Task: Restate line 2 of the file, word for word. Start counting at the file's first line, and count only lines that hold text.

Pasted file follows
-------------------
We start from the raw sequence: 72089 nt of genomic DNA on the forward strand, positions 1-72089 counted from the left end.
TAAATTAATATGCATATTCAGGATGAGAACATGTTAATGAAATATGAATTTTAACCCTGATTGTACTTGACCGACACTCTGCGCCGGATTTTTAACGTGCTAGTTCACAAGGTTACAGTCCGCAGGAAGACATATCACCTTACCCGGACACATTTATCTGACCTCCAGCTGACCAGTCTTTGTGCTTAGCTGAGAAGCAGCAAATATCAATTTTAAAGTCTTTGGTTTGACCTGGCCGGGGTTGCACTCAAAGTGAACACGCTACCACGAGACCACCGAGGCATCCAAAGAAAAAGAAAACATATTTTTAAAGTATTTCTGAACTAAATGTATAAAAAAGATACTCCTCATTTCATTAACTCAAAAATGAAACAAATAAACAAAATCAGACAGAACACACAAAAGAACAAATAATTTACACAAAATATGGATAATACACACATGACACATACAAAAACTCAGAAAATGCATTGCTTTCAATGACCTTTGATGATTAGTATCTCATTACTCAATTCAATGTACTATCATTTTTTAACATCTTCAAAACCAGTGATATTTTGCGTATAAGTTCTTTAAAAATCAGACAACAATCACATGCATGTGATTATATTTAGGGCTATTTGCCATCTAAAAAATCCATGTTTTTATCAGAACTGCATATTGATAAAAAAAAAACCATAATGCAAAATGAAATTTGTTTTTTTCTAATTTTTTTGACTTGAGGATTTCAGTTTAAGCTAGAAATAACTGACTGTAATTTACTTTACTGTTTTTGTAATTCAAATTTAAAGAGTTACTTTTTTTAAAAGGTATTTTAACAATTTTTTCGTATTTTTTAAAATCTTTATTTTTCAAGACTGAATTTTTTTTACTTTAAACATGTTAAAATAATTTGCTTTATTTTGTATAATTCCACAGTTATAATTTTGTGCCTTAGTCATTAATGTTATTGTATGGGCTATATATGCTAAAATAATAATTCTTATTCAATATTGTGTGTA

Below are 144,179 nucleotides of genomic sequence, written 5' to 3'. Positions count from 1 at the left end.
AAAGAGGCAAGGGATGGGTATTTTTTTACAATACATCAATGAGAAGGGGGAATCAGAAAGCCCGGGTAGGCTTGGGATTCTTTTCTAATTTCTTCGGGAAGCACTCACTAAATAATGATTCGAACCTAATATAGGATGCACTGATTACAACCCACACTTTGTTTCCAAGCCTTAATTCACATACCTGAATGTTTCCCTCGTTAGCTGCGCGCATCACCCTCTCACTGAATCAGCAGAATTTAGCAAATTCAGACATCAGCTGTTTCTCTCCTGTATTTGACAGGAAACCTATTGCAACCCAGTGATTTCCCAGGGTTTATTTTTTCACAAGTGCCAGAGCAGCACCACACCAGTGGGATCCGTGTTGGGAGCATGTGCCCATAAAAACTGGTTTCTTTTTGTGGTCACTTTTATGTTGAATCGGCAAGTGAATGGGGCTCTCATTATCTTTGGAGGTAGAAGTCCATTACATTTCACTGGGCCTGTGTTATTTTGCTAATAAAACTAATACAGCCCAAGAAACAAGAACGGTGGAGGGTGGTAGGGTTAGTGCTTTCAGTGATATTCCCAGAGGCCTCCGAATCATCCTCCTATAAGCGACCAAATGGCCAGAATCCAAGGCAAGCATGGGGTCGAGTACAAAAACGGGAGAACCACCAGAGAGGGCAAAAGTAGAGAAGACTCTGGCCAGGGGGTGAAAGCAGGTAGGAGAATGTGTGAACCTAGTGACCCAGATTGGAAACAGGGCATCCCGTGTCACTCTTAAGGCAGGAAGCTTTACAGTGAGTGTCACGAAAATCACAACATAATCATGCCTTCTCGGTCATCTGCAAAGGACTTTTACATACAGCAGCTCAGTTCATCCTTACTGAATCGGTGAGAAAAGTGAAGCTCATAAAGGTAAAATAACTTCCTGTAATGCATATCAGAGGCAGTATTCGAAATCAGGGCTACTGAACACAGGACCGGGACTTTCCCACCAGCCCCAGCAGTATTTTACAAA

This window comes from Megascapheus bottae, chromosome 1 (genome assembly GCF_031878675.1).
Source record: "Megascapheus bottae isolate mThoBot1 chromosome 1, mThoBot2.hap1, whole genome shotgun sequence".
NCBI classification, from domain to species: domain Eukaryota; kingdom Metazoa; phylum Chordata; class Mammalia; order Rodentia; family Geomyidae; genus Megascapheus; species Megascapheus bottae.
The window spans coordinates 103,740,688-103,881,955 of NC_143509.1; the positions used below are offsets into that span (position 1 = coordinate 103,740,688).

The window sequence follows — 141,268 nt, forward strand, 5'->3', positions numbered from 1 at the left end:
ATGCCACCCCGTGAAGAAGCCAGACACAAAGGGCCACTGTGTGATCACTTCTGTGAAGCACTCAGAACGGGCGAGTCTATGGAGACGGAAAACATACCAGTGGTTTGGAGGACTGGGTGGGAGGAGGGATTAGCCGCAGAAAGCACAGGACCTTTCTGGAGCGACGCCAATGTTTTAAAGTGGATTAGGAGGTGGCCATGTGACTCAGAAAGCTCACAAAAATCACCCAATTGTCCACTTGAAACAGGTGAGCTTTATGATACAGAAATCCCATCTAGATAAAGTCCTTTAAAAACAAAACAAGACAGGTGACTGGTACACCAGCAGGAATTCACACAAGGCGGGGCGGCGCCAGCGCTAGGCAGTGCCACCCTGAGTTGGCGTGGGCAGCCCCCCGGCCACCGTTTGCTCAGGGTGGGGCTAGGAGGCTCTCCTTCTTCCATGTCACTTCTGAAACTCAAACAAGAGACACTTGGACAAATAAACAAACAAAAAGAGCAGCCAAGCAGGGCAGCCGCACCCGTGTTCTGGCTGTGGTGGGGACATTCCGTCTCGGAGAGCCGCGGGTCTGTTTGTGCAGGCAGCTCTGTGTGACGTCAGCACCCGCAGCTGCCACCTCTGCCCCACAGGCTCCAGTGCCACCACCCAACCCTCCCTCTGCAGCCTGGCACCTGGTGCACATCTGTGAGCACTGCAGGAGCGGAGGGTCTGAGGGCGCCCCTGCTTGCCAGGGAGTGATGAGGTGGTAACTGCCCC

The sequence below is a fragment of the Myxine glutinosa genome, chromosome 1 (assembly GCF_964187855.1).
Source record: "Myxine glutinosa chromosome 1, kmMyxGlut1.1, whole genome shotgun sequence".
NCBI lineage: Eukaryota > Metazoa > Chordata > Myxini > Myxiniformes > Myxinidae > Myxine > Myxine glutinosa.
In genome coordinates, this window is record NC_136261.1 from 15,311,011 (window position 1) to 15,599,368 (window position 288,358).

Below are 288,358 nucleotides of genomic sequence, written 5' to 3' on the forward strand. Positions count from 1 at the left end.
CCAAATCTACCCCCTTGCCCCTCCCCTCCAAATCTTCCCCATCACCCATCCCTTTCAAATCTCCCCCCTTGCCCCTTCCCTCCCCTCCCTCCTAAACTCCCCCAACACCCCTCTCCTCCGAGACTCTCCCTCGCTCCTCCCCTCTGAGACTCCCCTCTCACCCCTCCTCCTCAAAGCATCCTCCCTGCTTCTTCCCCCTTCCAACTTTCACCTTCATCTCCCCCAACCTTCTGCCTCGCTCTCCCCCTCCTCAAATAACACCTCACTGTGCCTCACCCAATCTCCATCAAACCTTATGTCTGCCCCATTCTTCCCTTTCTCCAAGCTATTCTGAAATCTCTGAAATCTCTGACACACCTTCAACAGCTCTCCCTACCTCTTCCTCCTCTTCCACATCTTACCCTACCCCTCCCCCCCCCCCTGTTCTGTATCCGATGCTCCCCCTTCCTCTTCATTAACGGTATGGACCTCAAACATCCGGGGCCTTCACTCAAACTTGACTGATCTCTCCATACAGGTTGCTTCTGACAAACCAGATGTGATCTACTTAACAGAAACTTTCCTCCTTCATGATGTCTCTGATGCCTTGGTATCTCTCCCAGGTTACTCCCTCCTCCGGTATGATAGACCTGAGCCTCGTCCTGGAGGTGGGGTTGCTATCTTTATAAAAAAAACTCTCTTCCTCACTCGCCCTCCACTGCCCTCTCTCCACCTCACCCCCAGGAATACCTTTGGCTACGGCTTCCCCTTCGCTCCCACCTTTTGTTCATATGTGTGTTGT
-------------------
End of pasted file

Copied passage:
TAAATTAATATGCATATTCAGGATGAGAACATGTTAATGAAATATGAATTTTAACCCTGATTGTACTTGACCGACACTCTGCGCCGGATTTTTAACGTGCTAGTTCACAAGGTTACAGTCCGCAGGAAGACATATCACCTTACCCGGACACATTTATCTGACCTCCAGCTGACCAGTCTTTGTGCTTAGCTGAGAAGCAGCAAATATCAATTTTAAAGTCTTTGGTTTGACCTGGCCGGGGTTGCACTCAAAGTGAACACGCTACCACGAGACCACCGAGGCATCCAAAGAAAAAGAAAACATATTTTTAAAGTATTTCTGAACTAAATGTATAAAAAAGATACTCCTCATTTCATTAACTCAAAAATGAAACAAATAAACAAAATCAGACAGAACACACAAAAGAACAAATAATTTACACAAAATATGGATAATACACACATGACACATACAAAAACTCAGAAAATGCATTGCTTTCAATGACCTTTGATGATTAGTATCTCATTACTCAATTCAATGTACTATCATTTTTTAACATCTTCAAAACCAGTGATATTTTGCGTATAAGTTCTTTAAAAATCAGACAACAATCACATGCATGTGATTATATTTAGGGCTATTTGCCATCTAAAAAATCCATGTTTTTATCAGAACTGCATATTGATAAAAAAAAAACCATAATGCAAAATGAAATTTGTTTTTTTCTAATTTTTTTGACTTGAGGATTTCAGTTTAAGCTAGAAATAACTGACTGTAATTTACTTTACTGTTTTTGTAATTCAAATTTAAAGAGTTACTTTTTTTAAAAGGTATTTTAACAATTTTTTCGTATTTTTTAAAATCTTTATTTTTCAAGACTGAATTTTTTTTACTTTAAACATGTTAAAATAATTTGCTTTATTTTGTATAATTCCACAGTTATAATTTTGTGCCTTAGTCATTAATGTTATTGTATGGGCTATATATGCTAAAATAATAATTCTTATTCAATATTGTGTGTA